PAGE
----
Hays, Will H. (Will Harrison), 1879-1954; Politicians; Motion picture industry; Lawyers
Hays was an attorney from Sullivan, Indiana. In 1914 he was State Chairman of the Republican Party. In 1918 he was National Chairman of the party. President Harding appointed him as Postmaster General....
Montgomery, Wes, 1925-1968; Jazz; Jazz musicians; Musicians; African Americans; Guitarists; African American guitarists; African American jazz musicians; Grammy Awards
Montgomery was a jazz guitarist. He played with the Lionel Hampton band, and in a trio with his brothers. In 1965 he won a grammy for his album "Goin' Out of My Head." His album, "A Day in the Life" was...
Willkie, Wendell L. (Wendell Lewis), 1892-1944; Politicians--United States; Authors, American--Indiana; Lawyers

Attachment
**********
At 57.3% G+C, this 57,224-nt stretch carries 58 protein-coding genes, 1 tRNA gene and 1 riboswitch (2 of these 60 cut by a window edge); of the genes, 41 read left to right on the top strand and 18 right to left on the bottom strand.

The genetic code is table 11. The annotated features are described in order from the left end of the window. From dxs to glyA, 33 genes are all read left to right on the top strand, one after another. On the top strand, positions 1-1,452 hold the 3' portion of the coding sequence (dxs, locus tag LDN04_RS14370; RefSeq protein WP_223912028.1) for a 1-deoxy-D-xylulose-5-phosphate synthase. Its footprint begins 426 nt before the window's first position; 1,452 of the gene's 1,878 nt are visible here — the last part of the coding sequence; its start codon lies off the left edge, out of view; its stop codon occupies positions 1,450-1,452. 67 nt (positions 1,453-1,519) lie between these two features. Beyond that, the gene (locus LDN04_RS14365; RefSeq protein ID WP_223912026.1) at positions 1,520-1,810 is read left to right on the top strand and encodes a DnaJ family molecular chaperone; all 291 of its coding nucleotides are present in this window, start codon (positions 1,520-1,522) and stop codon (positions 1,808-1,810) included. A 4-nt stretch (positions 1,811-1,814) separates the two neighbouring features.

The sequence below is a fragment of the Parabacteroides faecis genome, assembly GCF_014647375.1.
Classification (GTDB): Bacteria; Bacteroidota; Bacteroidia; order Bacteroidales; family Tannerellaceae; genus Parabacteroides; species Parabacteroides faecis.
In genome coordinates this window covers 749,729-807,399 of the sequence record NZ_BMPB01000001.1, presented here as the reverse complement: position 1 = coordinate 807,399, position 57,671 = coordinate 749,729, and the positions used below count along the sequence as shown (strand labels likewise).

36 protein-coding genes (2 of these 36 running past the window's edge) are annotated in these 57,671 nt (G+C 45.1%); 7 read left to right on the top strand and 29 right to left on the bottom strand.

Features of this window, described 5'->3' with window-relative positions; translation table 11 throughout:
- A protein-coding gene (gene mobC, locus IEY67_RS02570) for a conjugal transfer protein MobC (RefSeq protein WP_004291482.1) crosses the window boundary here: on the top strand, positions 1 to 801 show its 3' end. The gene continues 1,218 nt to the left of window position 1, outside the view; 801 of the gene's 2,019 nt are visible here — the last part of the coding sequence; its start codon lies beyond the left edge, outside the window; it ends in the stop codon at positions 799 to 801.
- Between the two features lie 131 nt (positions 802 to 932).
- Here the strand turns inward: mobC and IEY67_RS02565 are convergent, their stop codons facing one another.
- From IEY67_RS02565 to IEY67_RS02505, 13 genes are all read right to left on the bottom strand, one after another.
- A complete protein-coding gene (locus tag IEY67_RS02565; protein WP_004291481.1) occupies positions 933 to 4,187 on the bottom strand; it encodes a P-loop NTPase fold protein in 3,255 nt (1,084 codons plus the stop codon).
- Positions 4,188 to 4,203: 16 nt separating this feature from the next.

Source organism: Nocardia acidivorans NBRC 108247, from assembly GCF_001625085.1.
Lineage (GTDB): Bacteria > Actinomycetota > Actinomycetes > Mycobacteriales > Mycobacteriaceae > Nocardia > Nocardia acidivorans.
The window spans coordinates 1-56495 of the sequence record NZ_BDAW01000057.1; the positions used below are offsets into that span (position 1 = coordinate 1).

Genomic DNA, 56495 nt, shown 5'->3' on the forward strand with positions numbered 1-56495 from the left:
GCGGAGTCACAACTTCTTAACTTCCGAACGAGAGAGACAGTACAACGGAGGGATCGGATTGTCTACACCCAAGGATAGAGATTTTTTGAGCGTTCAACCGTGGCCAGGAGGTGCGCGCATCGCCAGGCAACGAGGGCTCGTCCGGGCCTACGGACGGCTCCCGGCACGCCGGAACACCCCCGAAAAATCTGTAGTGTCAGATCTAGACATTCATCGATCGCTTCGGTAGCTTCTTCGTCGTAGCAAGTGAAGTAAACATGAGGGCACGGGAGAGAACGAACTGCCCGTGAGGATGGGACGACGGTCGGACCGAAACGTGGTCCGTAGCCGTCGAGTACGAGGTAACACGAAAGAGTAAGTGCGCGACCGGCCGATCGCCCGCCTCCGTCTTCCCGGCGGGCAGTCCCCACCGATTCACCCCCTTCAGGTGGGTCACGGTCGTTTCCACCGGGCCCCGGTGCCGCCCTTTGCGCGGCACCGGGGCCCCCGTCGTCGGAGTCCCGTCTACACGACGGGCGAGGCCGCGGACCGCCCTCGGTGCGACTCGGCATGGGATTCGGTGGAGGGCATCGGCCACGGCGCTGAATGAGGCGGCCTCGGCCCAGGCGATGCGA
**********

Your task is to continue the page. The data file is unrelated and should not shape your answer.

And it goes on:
Willkie was the Republican candidate for president in 1940. Following his loss he toured the world at the invitation of President Roosevelt, meeting the leaders of other countries. Following this trip...
Virgil I. "Gus" Grissom
Grissom, Virgil I.; Astronauts; Air pilots; Military air pilots; Space programs; Space flight
Grissom attended Mitchell High School and Purdue University. He was an Air Force Lieutenant Colonel and flew combat missions in Korea. He became one of the seven Mercury astronauts selected by NASA in...
Marshall, Thomas R. (Thomas Riley), 1854-1925; Governors; Vice Presidents; Politicians
Marshall served one term as Governor, 1909-1913. While in office he tried to create a more modern state consitution. He was elected Vice-President of the United States in 1913, serving with President Woodrow...
Thomas A. Hendricks